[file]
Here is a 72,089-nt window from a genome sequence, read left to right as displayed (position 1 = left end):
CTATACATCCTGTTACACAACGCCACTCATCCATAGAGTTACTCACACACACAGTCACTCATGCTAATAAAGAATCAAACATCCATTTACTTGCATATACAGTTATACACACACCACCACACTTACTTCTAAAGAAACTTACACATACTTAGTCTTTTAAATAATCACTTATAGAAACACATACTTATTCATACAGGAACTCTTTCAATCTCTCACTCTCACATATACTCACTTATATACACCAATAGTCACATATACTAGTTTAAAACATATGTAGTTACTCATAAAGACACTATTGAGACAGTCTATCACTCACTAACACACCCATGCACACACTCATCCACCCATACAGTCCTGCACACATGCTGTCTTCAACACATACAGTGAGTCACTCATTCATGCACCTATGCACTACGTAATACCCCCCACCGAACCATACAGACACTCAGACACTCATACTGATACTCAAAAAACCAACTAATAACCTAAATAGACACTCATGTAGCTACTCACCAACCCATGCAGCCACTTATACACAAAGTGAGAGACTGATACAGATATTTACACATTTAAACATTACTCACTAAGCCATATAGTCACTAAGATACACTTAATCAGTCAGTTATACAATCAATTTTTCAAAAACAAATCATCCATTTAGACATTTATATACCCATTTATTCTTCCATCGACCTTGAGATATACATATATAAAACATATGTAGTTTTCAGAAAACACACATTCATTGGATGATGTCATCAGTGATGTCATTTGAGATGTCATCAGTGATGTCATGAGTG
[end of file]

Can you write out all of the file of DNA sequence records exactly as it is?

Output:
Here is a 72,089-nt window from a genome sequence, read left to right as displayed (position 1 = left end):
CTATACATCCTGTTACACAACGCCACTCATCCATAGAGTTACTCACACACACAGTCACTCATGCTAATAAAGAATCAAACATCCATTTACTTGCATATACAGTTATACACACACCACCACACTTACTTCTAAAGAAACTTACACATACTTAGTCTTTTAAATAATCACTTATAGAAACACATACTTATTCATACAGGAACTCTTTCAATCTCTCACTCTCACATATACTCACTTATATACACCAATAGTCACATATACTAGTTTAAAACATATGTAGTTACTCATAAAGACACTATTGAGACAGTCTATCACTCACTAACACACCCATGCACACACTCATCCACCCATACAGTCCTGCACACATGCTGTCTTCAACACATACAGTGAGTCACTCATTCATGCACCTATGCACTACGTAATACCCCCCACCGAACCATACAGACACTCAGACACTCATACTGATACTCAAAAAACCAACTAATAACCTAAATAGACACTCATGTAGCTACTCACCAACCCATGCAGCCACTTATACACAAAGTGAGAGACTGATACAGATATTTACACATTTAAACATTACTCACTAAGCCATATAGTCACTAAGATACACTTAATCAGTCAGTTATACAATCAATTTTTCAAAAACAAATCATCCATTTAGACATTTATATACCCATTTATTCTTCCATCGACCTTGAGATATACATATATAAAACATATGTAGTTTTCAGAAAACACACATTCATTGGATGATGTCATCAGTGATGTCATTTGAGATGTCATCAGTGATGTCATGAGTG